How The Force Awakens Is a Politically Reversed Remake of the Original Star Wars Trilogy, and What That Means for the Progress — or Regress — of American Ideology

Everybody knows the story of Star Wars. Even if you haven't seen the original three movies made between 1977 and 1983, you will recognize their structure. As every modern review of them loves to point out, they are a close adaptation of Joseph Campbell's Monomyth (aka The Hero's Journey), and as such their story of a young boy answering the call to adventure is a familiar one to audiences of any age or literary expertise. But it's in the details that this tale begins to take on political significance.

The story of Star Wars is constructed as a conflict not only between the light and dark sides of the Force, but also between the Rebellion (the light side) and the tyrannical Galactic Empire (the dark side). In the late 1970's when the first movie was made, this presentation of the universe was born out of George Lucas's frustration with the United States's participation in the Vietnam War. The Empire, with its Death Star capable of wiping out entire civilizations in the blink of an eye, is the embodiment of his view of America. The US was destroying Vietnam in the same way that the Empire destroys Alderaan. Luke Skywalker begins his journey by deciding to learn the ways of the Force and joining the Rebellion against the Galactic Empire, and in this way he is a kind of resistance fighter against American militarism.

The Force Awakens, as an allegory for modern international politics, has it the other way around. After the destruction of the second Death Star in Return of the Jedi, the Galactic Empire has broken down and the Republic has been restored, leaving only a small group of ex-Empire militants called the First Order. But with the Senate unwilling to dedicate its resources to fighting a supposedly minor threat, Princess Leia forms the Resistance, a private military force supported by the Republic. What the Republic doesn't know is that the First Order has retained the Empire's technological research and has used it to create Starkiller Base, a weapon even more powerful than the Death Star. With this new weapon their rise back to power seems inevitable, putting in jeopardy the reign of the newly established Republic.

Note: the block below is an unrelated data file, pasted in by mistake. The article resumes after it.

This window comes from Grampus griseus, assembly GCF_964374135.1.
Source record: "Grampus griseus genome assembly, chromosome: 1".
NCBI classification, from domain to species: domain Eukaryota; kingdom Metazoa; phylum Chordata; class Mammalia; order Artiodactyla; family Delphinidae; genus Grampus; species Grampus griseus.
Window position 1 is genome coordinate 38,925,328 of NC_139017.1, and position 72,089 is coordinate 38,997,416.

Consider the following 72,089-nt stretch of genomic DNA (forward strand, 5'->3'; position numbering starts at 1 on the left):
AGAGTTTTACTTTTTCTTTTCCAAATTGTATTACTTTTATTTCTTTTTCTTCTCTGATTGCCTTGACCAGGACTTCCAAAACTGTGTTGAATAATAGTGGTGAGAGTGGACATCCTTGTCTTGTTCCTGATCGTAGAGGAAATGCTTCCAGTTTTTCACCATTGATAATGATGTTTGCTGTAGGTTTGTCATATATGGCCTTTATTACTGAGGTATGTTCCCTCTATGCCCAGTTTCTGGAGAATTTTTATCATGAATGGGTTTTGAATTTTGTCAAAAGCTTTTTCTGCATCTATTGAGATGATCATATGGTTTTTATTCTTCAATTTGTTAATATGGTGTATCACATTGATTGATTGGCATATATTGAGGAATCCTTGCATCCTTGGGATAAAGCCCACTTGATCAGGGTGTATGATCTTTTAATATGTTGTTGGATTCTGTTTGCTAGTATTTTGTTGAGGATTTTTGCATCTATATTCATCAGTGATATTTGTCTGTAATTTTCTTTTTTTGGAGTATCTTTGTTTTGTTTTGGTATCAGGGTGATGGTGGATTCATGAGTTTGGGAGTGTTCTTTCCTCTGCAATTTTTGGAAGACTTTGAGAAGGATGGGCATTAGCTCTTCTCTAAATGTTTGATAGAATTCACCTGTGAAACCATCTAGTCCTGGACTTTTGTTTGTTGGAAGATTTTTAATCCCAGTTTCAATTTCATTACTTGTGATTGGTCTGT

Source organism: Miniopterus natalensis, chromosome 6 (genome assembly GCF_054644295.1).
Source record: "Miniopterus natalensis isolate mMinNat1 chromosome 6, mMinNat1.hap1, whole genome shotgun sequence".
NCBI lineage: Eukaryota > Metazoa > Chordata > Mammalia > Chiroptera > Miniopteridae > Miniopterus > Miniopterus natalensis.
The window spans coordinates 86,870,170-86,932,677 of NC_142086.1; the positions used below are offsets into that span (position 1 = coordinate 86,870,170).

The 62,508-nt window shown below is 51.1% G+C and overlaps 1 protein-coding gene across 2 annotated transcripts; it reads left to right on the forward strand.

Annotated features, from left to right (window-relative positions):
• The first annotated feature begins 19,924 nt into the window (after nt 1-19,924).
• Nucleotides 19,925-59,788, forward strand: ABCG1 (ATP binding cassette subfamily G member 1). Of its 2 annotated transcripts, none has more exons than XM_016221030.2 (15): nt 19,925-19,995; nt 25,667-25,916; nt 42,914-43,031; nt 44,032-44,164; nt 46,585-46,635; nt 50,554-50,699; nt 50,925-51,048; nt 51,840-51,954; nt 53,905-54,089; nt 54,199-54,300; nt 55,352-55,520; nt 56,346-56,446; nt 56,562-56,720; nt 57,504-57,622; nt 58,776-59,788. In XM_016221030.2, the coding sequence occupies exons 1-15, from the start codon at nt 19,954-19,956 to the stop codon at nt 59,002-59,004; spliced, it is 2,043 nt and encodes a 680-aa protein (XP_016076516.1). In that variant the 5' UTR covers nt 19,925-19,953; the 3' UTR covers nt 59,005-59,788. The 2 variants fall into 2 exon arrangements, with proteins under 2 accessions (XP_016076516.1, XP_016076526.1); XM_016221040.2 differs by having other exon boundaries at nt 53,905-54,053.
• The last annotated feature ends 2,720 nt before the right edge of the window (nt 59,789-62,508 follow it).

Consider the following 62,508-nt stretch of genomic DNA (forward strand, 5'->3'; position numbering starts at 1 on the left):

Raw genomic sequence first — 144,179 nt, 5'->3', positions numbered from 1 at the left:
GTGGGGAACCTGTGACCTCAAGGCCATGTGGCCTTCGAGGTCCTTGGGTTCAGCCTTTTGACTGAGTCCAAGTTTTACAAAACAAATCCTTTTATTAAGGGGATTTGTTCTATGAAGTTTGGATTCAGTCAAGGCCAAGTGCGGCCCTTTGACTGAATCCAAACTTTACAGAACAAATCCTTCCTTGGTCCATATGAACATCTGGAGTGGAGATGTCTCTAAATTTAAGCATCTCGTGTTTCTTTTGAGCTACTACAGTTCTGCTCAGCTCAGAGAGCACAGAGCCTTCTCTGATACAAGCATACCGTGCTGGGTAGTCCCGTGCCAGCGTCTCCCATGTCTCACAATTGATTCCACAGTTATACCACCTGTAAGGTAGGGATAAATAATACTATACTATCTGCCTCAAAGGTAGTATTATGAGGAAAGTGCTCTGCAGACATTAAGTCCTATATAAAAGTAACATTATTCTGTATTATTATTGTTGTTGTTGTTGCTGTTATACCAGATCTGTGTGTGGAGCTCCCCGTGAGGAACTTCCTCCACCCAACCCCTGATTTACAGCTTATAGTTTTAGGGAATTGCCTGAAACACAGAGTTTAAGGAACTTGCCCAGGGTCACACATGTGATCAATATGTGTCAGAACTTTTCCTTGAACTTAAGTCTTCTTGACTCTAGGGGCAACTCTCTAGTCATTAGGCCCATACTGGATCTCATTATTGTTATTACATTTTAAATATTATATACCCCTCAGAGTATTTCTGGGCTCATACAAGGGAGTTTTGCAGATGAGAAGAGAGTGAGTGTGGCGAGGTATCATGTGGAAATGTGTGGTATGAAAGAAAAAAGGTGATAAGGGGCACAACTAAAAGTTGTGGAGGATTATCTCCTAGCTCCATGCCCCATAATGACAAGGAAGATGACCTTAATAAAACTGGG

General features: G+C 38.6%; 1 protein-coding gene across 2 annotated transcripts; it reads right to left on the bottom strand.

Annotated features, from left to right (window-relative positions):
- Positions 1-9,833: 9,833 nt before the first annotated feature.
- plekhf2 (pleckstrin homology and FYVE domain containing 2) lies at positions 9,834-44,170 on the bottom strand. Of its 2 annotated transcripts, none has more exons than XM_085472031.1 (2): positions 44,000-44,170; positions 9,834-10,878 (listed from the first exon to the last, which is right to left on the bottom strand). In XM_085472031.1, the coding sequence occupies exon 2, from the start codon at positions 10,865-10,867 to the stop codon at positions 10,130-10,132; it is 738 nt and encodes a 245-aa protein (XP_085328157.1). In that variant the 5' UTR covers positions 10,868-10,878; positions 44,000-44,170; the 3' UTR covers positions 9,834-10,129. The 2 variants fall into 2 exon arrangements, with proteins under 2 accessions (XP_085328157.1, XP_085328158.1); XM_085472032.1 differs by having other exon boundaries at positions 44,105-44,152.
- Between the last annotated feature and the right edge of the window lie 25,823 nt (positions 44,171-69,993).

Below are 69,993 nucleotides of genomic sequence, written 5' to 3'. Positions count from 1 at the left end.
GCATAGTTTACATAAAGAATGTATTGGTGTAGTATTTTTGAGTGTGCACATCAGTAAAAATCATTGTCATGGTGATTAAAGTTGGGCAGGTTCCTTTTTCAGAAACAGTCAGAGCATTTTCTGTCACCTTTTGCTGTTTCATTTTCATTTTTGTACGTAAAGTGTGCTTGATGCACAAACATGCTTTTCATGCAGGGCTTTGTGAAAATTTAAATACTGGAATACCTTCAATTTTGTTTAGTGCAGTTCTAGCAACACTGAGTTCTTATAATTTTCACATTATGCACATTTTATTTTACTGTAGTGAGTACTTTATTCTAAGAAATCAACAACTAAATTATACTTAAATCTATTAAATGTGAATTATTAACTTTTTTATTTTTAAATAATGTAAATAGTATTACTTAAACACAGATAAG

Like the original trilogy, the story of The Force Awakens takes two governing bodies and roughly aligns one with the light side (the Republic) and one with the dark side (the First Order), but now the two bodies' political orientations are reversed from the way they were in the original trilogy. Where before the underdog Rebels were fighting against their tyrannical rulers, now the Republic is the dominant power in the universe and the First Order is the force fighting against it. While the First Order is clearly supposed to be the bad guys, without the dark side they would actually have more in common with the Rebellion than the Empire. Their ambition and violence give them power, but when the film begins they're on the outside of the dominant political order. We (the light side; the Republic) are no longer on the outside looking in, we are on the inside destroying outsiders.